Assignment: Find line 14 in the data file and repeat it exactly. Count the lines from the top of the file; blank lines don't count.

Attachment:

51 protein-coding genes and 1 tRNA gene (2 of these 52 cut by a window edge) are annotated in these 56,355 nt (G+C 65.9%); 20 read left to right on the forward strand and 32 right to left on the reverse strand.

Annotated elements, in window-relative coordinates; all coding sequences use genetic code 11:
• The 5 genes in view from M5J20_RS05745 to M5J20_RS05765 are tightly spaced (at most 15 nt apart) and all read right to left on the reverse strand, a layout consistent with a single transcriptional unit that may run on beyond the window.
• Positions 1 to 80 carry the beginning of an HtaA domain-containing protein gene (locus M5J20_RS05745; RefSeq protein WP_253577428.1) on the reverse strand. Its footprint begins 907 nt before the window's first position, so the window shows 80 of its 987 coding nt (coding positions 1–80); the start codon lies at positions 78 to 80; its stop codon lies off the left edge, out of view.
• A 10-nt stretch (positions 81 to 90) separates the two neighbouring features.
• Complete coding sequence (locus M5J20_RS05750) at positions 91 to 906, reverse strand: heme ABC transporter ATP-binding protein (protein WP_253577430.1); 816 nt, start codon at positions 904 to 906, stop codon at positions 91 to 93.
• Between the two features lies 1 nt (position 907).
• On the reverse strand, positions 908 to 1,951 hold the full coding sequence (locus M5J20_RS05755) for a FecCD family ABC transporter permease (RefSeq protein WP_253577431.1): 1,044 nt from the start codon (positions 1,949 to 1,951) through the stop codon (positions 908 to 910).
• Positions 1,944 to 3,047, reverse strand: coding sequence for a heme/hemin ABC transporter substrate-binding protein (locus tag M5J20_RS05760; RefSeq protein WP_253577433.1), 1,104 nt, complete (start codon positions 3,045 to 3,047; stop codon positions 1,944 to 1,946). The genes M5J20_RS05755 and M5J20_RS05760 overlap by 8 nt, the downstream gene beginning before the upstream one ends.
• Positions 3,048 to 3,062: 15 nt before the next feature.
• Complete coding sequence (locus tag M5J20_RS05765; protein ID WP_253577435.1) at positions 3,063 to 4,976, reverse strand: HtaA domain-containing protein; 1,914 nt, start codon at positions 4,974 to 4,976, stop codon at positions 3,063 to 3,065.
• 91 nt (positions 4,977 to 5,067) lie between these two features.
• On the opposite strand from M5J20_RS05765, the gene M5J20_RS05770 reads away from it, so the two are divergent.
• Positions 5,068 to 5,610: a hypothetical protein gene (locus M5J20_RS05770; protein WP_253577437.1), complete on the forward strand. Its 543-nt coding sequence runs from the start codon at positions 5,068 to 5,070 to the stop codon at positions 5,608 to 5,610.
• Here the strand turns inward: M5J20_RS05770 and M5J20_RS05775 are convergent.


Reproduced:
• Positions 5,068 to 5,610: a hypothetical protein gene (locus M5J20_RS05770; protein WP_253577437.1), complete on the forward strand. Its 543-nt coding sequence runs from the start codon at positions 5,068 to 5,070 to the stop codon at positions 5,608 to 5,610.